Governing bodies exist to serve the public
Government agencies are suing individuals who seek public records, a sign that public access to government might be in jeopardy in some states.
The Associated Press reported that government bodies are turning the tables on citizens who seek records that might be embarrassing or sensitive.
“Instead of granting or denying their requests, a growing number of school districts, municipalities and state agencies have filed lawsuits against people making the requests — taxpayers, government watchdogs and journalists who must then pursue the records in court at their own expense,” AP reported.
The lawsuits generally ask judges to rule that the records being sought do not have to be released. They name those requesting the information as defendants but do not seek damages.
“You can lose even when you win,” said Mike Deshotels, an education watchdog who was sued by the Louisiana Department of Education after filing requests for school district enrollment data last year. “I’m stuck with my legal fees just for defending my right to try to get these records.”
It’s a new approach to denying — or at least delaying — public records requests and one that will likely become more popular.
It’s no secret that government bodies generally do not enjoy granting public records requests. But that information, aside from a handful of exceptions, is open and available to the public, according to state laws.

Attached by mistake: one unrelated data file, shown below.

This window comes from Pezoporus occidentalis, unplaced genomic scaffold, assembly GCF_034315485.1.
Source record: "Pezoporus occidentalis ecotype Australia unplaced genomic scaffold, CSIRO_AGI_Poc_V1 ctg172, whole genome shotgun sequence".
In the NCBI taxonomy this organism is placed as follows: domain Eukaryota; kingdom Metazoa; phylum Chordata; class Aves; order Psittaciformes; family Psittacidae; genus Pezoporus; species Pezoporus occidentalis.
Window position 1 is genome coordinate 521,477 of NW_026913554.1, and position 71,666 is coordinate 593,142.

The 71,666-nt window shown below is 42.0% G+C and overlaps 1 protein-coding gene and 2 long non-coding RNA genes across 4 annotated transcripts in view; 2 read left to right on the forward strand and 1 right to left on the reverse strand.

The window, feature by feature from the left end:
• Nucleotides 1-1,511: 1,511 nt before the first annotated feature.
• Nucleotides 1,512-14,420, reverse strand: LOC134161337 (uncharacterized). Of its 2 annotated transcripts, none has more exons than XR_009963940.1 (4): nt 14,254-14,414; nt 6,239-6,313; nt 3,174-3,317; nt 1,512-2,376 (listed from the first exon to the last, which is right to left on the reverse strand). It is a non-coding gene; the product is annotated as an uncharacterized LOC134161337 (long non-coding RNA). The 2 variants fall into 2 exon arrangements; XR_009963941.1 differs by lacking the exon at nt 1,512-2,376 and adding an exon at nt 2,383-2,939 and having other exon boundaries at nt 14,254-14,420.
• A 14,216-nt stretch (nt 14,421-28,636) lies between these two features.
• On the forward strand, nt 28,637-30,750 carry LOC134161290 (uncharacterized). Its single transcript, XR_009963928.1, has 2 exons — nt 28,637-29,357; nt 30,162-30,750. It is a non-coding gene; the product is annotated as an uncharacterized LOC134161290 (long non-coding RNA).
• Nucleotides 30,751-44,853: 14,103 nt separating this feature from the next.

Using lawsuits to slow the release of public information is not only a disservice to the public, it’s just dishonest. The tactic stands in opposition to open records laws.
Open records laws provide the public — anyone, including you — with access to documents and information that shine a light on how government works. Government works best when it functions in full view of the public. Hiding information from the public only weakens the public’s trust in government and creates an environment where corruption can flourish.
All governments (federal, state and local) exist to serve the public. Governments that sue citizens who seek public information have obviously forgotten that.
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